Kayla Thomas thinks we could all use a little more humor in our lives.
With that in mind, she and two other Georgia Film Academy graduates are collaborating on a short series of films under the title Scooby Crew. The story follows a group of 20-somethings working in different facets of the movie industry who end up “connecting” during a wild film festival after-party.
“It’s this really goofy premise,” Kayla says in a phone interview, “and a bit autobiographical, but on top of that, it’s us being satirical and poking fun at ourselves. We’re just putting something out there to make people laugh.”
But there is a serious side to her work as well. As part of a production company called Our Side of the Story, Kayla has been busy on a project titled Colored Girl Chronicles (not to be confused with Jenise Wilson’s book series of the same name) “about four women of color, in Brooklyn, navigating life,” she says. “We’ve written ten episodes and filmed our pilot which is nearing the end of its editing phase.”
The other nine episodes were due to be filmed over the summer of 2020, according to Kayla, who had temporarily moved to New York for the Chronicles project. “Now I have to do a workaround,” she says. “We have a few teasers, and there’s a whole Kickstarter ready to launch when things settle down and we figure out what’s going on out there. We are going to try to make the filming happen as soon as possible.”
What inspired her to get involved in the film? “It really started when I was in Georgia College my sophomore year. We had a film class and learned about shots and sound equipment - things like that. That kind of sparked my interest and then in my senior year I did the screenwriting class. That’s my number one passion at the moment.”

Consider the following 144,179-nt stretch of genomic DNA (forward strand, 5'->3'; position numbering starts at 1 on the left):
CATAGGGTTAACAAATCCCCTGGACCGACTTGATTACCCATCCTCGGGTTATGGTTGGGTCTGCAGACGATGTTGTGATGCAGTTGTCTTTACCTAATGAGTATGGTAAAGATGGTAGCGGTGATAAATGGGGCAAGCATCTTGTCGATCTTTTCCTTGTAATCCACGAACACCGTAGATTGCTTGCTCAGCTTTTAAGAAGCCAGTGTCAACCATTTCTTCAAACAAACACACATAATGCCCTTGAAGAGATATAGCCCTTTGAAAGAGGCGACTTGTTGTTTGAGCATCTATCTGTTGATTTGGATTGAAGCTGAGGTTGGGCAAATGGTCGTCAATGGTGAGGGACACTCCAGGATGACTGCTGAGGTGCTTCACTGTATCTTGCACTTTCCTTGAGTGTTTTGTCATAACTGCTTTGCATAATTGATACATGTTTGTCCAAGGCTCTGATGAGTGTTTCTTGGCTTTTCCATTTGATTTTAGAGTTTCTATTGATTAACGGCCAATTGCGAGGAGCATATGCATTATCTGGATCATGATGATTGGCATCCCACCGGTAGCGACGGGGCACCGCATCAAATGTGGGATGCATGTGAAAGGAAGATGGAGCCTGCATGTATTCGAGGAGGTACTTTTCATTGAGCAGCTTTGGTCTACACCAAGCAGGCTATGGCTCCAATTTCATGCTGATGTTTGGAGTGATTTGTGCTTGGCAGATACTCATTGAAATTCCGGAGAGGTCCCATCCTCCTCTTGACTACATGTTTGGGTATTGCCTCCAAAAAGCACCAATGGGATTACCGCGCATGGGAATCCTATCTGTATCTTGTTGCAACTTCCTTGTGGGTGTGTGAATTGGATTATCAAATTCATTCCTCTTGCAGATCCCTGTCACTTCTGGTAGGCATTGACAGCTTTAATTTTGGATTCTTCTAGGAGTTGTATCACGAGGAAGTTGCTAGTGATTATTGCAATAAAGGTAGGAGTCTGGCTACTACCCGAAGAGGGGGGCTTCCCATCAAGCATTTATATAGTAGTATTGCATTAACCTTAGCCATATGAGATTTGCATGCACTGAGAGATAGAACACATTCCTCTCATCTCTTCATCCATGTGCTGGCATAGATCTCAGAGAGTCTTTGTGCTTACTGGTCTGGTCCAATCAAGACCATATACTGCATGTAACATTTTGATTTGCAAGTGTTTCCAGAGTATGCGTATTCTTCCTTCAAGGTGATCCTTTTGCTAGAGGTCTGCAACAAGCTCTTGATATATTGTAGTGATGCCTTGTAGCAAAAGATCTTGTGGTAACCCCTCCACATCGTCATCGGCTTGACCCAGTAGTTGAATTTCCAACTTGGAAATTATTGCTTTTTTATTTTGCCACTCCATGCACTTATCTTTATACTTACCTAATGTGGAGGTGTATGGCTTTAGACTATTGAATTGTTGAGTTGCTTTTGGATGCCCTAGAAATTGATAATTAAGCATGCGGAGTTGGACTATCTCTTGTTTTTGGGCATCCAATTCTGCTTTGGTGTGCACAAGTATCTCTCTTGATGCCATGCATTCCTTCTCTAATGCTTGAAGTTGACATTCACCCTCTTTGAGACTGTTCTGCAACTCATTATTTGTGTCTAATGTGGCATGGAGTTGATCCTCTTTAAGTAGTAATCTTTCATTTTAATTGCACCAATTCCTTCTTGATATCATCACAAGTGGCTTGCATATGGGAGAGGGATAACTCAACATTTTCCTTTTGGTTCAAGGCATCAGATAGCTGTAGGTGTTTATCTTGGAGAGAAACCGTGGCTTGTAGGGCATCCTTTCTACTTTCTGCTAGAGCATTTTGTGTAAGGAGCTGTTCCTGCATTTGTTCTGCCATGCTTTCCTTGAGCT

Kayla says the GFA course helps students “get a deeper understanding of every aspect and puts it all together. It’s also been beneficial because once I graduated and started writing and acknowledging the program, I met some great people.”
Before all that happened, Kayla played the role of Motormouth Maybelle in Hairspray and Trix the Aviatrix in The Drowsy Chaperone, the latter being “a brave and brash female aviator….sassy, sleek and a take-charge kind of gal,” according to the Broadway Rose Theatre Company’s description of the character. This was when Kayla was enrolled at Milton High School, where she participated in a Godspell production in conjunction with the Renaissance International School of Performing Arts. Thomas then joined the Atlanta Workshop Players and played the role of Ramona Merengue in the company’s production of Zombie Prom.
In college, Thomas took three years of vocal training and competed as a partner in the Kennedy Center American College Theatre Festival. She wrote and performed in a short film called Dissection and her senior capstone was a one-woman show about her life titled Embrace Your Humanity.
“Finding my voice has definitely been a journey - figuring out what that is. Growing up, being the type of woman I am, I was always struggling to figure out what my genuine voice was.”
While in New York she sang in a Brave New World Repertory Theatre production called The Plantation, an adaptation of Anton Chekhov’s The Cherry Orchard set in Virginia after emancipation and the Civil War but before the advent of Jim Crow.
“Ever since I was a child, I have been drawn to art in every form,” Kayla wrote on her website. “Every time I’ve seen the first shot of a movie, walked through a museum where hours felt like minutes, lost myself in a song, or witnessed the curtain rises at the start of a show, I felt the power of it all.”
When Kayla was working in theatre, she recalls “there was always something that didn’t fully line up; then I started learning about and pursuing film, and watching more movies - that’s when it really clicked that this was what I was supposed to be doing.”
So is the film industry a good career choice for people? “It’s worth it,” Kayla says. “It’s not always linear, but it’s exciting. If you have a drive and a passion for it, you should definitely follow through with it.”